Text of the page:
Building confidence at work with hearing loss can seem like a far fetched dream, especially after a sudden change in hearing. It pulls the rug right out from under our feet. Typically, we handle in a few ways:
- We take the denial route. This looks like smiling and nodding, laughing off mis-hears and pretending nothing is wrong.
- Maybe we let people know we have hearing loss but we don’t know how to handle it. When we don’t know how to manage our hearing loss, how can we tell others? So we’re all guessing and frustrated. (Many of us don’t know what we need at first.)
Neither way builds confidence.
How do we gain confidence with hearing loss at work?
If we have a mild to moderate loss, we might think we’re skating by so we don’t address it directly. Is it still affecting us? You bet! Because of hearing loss, we are not aware of everything that’s happening around us. Coworkers may try to talk to us in the halls and we walk by. We didn’t hear them! Maybe we heard them talking but it was in the background so we thought they were talking to someone else. It didn’t fully register. There’s also the times we misunderstand a thing or two at the staff meetings and have to backtrack. How about when we get the name wrong or didn’t hear a number right when taking a message from a phone call? It can feel like a minefield. With today’s technology, a little self advocacy and by learning a few new strategies, we can repair that confidence.
Own Your Hearing Loss
Minor instances, like those above, begin to stack up. We begin to look bad and possibly incompetent. (Ugh, we cringe saying that! We are competent!) If we haven’t owned our hearing loss, or been upfront about it, we come across odd or rude. Coworkers make assumptions and it’s not the best ones. It also leads to missed opportunities. The more often these things happen, the worse we appear and we might feel it. Eventually, it affects our confidence. This is why it’s important to own your hearing loss.
Get out of the Passenger seat, Get in the Driver’s Seat
It takes a little time to build confidence so don’t wait. Start right now. Be professional with your hearing loss at work. In 2012, Chelle attended a workshop called “Landing That Job” (or something close to that) by Malik El-Amin at the HLAA convention. The gist of the workshop was that we had to be confident enough to show that we manage our hearing loss. At that point in life, that was far-fetched to Chelle. With a little practice and effort, she totally gets it now!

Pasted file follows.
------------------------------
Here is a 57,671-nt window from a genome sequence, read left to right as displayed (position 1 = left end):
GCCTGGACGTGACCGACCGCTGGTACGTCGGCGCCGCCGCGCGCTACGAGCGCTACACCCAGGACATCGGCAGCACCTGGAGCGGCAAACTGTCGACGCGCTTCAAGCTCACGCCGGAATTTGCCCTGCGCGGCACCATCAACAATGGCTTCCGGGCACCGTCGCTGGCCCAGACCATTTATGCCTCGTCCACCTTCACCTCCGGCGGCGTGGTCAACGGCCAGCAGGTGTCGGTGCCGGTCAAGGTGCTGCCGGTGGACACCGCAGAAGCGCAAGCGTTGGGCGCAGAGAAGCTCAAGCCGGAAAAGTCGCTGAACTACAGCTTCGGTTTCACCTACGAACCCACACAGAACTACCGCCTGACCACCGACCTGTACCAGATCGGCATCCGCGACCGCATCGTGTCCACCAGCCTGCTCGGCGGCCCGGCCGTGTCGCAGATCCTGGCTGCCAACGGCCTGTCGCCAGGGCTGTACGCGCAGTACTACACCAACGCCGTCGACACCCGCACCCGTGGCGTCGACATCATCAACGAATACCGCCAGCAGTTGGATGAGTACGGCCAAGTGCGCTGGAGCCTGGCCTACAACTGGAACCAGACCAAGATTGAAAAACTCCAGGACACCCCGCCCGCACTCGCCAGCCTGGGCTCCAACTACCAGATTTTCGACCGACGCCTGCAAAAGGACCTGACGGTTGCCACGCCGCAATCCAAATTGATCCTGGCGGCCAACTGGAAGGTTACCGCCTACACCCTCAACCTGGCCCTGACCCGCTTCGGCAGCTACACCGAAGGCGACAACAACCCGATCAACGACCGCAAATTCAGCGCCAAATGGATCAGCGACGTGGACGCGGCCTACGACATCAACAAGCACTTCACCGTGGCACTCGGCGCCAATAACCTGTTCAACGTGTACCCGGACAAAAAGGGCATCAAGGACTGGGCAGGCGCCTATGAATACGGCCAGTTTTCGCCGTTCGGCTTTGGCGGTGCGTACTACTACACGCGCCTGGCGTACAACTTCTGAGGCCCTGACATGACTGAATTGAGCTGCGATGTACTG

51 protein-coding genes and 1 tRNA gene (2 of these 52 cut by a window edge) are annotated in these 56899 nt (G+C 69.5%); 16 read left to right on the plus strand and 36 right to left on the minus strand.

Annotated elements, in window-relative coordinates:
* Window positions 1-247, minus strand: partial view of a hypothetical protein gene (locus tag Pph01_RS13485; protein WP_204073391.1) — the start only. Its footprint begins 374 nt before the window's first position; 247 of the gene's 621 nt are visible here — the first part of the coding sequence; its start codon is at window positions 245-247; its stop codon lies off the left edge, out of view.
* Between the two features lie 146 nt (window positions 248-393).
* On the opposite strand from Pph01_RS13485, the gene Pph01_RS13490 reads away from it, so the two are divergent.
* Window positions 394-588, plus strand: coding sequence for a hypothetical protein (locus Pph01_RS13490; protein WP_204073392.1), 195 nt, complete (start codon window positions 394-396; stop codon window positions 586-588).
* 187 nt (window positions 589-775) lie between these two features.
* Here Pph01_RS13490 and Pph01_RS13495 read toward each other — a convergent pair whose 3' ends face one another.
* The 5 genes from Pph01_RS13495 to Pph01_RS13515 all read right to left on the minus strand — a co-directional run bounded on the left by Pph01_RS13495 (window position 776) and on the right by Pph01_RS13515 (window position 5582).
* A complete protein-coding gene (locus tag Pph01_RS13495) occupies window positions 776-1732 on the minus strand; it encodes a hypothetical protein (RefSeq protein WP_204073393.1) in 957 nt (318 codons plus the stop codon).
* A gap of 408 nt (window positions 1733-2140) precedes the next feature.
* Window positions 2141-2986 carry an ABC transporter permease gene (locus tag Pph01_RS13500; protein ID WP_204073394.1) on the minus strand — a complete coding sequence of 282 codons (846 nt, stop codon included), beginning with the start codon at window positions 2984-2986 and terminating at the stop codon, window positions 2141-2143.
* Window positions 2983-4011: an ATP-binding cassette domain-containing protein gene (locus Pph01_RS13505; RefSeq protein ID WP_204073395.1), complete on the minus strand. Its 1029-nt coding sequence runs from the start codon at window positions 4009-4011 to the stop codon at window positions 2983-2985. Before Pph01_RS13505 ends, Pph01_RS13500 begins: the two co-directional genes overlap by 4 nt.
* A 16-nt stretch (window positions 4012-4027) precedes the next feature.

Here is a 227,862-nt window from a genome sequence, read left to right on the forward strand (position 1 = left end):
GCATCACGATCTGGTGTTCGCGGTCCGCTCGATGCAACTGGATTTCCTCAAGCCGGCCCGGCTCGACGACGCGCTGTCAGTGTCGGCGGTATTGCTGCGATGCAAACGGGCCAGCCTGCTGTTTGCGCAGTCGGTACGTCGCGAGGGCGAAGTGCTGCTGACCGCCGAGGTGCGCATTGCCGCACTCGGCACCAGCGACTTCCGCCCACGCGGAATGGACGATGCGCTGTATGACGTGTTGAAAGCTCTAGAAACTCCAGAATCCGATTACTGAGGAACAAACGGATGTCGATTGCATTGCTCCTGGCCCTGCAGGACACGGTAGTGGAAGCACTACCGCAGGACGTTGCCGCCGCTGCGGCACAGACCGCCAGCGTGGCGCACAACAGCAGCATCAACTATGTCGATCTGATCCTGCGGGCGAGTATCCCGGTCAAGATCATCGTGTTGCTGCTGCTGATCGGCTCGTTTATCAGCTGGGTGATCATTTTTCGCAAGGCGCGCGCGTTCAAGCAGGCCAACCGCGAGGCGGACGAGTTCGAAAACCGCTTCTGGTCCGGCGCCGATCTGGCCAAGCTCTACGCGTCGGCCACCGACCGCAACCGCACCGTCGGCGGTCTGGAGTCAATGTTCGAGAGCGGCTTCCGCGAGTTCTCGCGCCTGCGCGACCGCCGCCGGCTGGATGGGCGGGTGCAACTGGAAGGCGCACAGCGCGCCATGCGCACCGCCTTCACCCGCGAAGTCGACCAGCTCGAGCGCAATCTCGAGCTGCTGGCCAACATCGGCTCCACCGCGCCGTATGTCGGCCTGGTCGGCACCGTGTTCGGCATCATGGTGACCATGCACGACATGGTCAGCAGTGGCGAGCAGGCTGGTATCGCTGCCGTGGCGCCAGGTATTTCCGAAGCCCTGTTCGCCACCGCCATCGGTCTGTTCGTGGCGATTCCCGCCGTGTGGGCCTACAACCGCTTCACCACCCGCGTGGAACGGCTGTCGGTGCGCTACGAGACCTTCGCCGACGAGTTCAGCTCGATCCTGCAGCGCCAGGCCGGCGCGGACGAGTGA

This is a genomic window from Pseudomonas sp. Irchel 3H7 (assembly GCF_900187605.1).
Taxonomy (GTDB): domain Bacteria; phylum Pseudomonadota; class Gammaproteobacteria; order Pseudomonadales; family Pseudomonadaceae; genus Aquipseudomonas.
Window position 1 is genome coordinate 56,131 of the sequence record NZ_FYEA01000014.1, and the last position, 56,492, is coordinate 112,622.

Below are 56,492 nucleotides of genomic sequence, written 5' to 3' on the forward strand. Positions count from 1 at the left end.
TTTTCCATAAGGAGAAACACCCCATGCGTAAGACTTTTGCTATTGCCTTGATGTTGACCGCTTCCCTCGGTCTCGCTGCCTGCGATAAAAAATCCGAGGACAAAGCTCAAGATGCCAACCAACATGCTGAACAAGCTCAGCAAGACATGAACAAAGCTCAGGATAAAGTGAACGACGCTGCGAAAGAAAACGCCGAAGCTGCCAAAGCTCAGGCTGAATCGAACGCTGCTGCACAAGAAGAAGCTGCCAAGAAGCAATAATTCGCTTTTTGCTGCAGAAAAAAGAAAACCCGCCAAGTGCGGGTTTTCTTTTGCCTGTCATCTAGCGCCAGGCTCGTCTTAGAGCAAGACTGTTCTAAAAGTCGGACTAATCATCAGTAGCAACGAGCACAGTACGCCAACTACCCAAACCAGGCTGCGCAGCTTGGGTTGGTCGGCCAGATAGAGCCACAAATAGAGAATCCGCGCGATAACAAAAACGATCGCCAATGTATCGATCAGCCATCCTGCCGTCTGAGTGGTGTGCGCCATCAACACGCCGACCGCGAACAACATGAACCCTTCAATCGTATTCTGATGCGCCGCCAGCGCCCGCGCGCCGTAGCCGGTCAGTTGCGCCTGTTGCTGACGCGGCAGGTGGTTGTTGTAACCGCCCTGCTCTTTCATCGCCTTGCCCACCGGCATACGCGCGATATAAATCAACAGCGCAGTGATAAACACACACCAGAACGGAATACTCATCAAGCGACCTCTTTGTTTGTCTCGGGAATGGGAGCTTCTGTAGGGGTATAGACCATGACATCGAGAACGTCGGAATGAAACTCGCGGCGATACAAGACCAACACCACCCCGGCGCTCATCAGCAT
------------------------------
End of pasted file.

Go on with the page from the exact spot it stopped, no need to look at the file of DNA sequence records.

Acknowledge Your Strengths
First of all, we aren’t without our strengths. We all have several things we are good at. Take a moment and make a list of the things you can do well at work? Here’s some examples from Chelle:
I couldn’t focus on my strengths at first. All I saw were the things I couldn’t do. As I got used to my new drop in hearing, I started to see where I was better than others:
- Maybe I’m not the best person to answer phones. (I can with caption phones now, still not my fav mode of communication.) However, I’m on top of email like few other people are. I’m also a fast responder when it comes to texting. With 48 million people with some form of hearing loss, we need to make sure we’re available through those channels with today’s businesses.
- I might not be the best one to take notes for the meeting, be the secretary so to speak. I can help manage the information leading up to the meeting because one of my strengths is being organized. I’m very good at planning ahead. I can create an agenda, arrange for speakers and send out reminders. This also helps me anticipate what will happen at the meeting and be able to follow along easier.
Know Your Accommodations
Accepting, and using, accommodations is another key to confidence. Instead of floundering around and hoping we are doing well enough, we have an accommodation that smooths out the process and gives us the confidence to do our job.